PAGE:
The energy market is a huge mess right now and threatens to turn the high inflation of 2021 into a terrible new economic era

The energy market is a huge mess right now and threatens to turn the high inflation of 2021 into a terrible new economic era
Smoke streams from the chimneys of the E.ON coal-fired power station in Gelsenkirchen, Germany in 2014. AP Images/Martin Meissner
  • The world is stuck in a dire energy crunch. It's affecting everything from gas prices to shipping times.
  • Countries are struggling to source coal, natural gas, oil, and renewable energy as supply-chain problems linger.

You're paying $3.29 per gallon to fill your car when it cost $2.29 at the start of the year. Your online orders are arriving way later than usual. And as winter nears, it's costing more to heat your home.

The complex web that powers the world is badly tangled. A combination of supply-chain bottlenecks, government policies, and ill-preparedness has left countries struggling to keep their economies running at full steam.

That energy shortage could erase a key recovery driver. The holiday season tends to bring a wave of consumer spending as people shop for holiday gifts. Consumer spending counts for roughly 70% of economic activity, but only when there are goods for people to spend money on.

Almost every major economy has contributed to the mess. China lacks an adequate supply of coal due to slowed mining and a refusal to import coal from Australia. That's led to energy rationing and factory blackouts.

The crunch doesn't stop there. Frackers in the US haven't returned to pre-crisis output, leaving oil supply well below the world's massive demand. Russia has worsened the problem by deciding not to send its natural gas to the European Union.


The insufficient amount of natural gas has dragged the world's power plants back in time. Oil, which is traditionally used much less often in electricity generation than coal or gas, is back in vogue as countries look for other ways to fuel their economies, the International Energy Agency said Thursday.

But that's also in short supply. OPEC is sticking with the production increases it scheduled before the crunch, essentially telling the rest of the world that they aren't coming to the rescue. That's already sent prices soaring. Oil now costs more than $81.25 per barrel, the most since 2014.

The world's energy sources are all coming up dry. There's no quick fix, and the pressures "are not going to relent in the coming decades," the IEA said in its latest World Energy Outlook report.

The energy crunch is adding to an everything crunch

The energy crunch is having knock-on effects elsewhere. Commodities that China exports are in low supply, leading production prices to skyrocket. Coal prices have more than doubled since July. A silicon shortage has hampered semiconductor manufacturing. And companies that rely on Chinese factories to assemble their products face even larger backlogs than before.

The risks go beyond gas prices and heating costs. Advanced economies are already mired in supply-chain struggles. Blackouts at factories in China, India, and other manufacturing giants have delayed shipments. When products finally do reach the US on cargo containers, huge backlogs at ports have left vessels idling off the coast. Once goods are finally offloaded, a shortage of truck drivers has held up deliveries even more.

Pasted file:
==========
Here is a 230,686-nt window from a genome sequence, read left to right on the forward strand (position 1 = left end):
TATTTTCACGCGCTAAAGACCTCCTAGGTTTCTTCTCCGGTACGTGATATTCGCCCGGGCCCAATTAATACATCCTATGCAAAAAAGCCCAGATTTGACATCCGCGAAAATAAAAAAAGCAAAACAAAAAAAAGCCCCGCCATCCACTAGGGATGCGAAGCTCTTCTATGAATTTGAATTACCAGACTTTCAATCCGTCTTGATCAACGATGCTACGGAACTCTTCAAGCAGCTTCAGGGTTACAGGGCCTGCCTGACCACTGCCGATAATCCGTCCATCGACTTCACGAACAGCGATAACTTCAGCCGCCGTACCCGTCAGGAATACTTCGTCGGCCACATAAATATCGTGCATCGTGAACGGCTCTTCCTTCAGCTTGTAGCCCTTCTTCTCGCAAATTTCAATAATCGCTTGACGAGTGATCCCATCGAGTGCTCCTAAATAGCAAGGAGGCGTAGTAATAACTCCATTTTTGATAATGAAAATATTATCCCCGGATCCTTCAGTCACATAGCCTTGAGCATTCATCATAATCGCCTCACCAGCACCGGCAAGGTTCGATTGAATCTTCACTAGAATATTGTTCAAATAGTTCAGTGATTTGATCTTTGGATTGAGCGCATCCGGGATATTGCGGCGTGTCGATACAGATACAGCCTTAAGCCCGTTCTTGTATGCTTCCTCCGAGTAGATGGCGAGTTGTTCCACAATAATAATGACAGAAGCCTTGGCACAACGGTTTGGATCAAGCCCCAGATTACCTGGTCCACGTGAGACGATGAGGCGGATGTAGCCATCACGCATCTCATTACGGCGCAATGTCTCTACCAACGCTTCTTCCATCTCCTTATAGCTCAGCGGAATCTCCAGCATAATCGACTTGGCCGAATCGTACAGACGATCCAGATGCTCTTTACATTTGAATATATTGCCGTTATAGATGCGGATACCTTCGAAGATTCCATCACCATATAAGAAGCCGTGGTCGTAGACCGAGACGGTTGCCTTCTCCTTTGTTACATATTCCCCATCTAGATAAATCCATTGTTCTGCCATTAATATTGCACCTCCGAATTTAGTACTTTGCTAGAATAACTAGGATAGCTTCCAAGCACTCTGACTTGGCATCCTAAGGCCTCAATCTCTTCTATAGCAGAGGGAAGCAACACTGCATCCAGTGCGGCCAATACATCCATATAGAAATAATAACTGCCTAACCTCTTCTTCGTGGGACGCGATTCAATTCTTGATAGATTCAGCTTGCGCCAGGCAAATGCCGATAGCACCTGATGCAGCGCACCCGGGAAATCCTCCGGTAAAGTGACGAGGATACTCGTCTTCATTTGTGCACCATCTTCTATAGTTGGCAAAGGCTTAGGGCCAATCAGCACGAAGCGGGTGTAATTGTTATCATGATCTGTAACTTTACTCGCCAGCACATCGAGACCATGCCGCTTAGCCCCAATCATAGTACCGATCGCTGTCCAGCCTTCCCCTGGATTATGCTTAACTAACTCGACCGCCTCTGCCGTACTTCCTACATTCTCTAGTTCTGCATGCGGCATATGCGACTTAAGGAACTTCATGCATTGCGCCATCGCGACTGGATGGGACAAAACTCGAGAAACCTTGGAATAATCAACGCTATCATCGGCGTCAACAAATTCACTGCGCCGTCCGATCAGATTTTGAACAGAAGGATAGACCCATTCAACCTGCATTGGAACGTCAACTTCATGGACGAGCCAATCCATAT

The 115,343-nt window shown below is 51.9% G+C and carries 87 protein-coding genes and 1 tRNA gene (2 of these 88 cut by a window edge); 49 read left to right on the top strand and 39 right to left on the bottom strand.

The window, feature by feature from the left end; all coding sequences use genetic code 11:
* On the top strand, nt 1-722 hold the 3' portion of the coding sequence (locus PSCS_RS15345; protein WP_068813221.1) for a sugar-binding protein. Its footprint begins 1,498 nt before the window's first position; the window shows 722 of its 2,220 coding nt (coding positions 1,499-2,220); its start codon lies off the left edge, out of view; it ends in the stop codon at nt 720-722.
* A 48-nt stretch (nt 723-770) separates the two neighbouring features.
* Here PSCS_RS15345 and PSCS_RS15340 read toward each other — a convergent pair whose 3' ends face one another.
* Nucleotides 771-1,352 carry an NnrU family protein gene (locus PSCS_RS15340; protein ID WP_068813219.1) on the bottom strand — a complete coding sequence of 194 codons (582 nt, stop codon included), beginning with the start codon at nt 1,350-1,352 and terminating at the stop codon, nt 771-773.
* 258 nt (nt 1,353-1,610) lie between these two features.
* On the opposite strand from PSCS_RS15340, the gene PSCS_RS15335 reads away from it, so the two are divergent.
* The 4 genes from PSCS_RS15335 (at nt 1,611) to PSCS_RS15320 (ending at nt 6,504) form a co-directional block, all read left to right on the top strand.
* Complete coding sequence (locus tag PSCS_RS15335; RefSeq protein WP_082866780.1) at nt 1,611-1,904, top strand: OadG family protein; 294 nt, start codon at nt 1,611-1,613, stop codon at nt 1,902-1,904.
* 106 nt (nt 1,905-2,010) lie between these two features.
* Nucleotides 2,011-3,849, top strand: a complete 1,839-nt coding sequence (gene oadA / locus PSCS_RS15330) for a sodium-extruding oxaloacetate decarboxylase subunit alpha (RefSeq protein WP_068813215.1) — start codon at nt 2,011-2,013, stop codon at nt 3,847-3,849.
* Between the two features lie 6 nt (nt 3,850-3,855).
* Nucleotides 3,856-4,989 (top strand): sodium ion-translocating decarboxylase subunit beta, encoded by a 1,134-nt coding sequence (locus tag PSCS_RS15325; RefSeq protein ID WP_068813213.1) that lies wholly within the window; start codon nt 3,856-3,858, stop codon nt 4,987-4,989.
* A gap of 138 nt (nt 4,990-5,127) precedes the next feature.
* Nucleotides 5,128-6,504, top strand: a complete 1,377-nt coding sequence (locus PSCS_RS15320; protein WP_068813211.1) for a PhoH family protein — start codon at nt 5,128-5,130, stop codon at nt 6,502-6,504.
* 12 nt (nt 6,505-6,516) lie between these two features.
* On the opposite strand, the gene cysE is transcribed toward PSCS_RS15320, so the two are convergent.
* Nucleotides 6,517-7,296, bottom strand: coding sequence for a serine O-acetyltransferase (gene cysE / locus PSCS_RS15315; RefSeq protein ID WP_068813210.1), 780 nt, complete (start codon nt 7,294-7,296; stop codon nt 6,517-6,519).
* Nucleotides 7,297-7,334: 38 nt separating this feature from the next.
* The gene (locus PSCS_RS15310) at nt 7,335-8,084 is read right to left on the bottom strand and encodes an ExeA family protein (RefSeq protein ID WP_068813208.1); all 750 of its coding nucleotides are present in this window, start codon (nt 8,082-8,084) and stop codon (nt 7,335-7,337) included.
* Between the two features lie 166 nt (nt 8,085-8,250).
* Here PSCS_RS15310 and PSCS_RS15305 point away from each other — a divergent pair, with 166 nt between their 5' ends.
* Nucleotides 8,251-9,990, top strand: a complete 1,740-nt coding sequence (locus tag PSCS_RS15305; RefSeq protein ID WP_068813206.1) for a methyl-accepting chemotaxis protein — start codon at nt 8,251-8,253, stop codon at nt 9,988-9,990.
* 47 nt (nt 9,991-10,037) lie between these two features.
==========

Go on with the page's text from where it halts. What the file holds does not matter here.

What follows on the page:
Solving the bottlenecks is no easy task. The disruptions "will get worse before they get better," Moody's Analytics said Monday.

"As the global economic recovery continues to gather steam, what is increasingly apparent is how it will be stymied by supply-chain disruptions that are now showing up at every corner," the firm added.

New efforts aim to alleviate the pressure. The White House announced Wednesday that the Port of Los Angeles will start processing ships 24/7. Corporations including Walmart, UPS, and FedEx will also shift to all-day-every-day models to ease the holdup.

Yet fighting the supply-chain nightmare doesn't address the core problem. The world's energy supply remains under immense pressure. That's already keeping inflation persistently high.

It all comes back to inflation

While Americans are still able to turn their lights on and fuel their cars, they're feeling the heat in their wallets.


Up until September, inflation looked to be cooling off just as the Biden administration and the Federal Reserve expected. Price growth slowed in July and again in August, yet the energy crunch seems to be thwarting the return to normal.

Prices rose 0.4% in September, the Bureau of Labor Statistics said Wednesday, accelerating from the pace seen in August. Of the sectors powering the jump, energy reigned supreme. The segment saw prices rise 1.3% in September, exceeding the inflation seen in food, used cars, and accommodation costs like hotels and rent.

That's directly affected what Americans are paying at the pump. The average price-per-gallon of gasoline in the US rose to $3.29 on Wednesday, according to GasBuddy, marking the highest level in seven years.

If governments can't untangle their supply chains fast enough, you can expect price growth to stay worryingly strong. The post-pandemic normal might just include shipping delays, expensive refueling, and pricier goods across the board.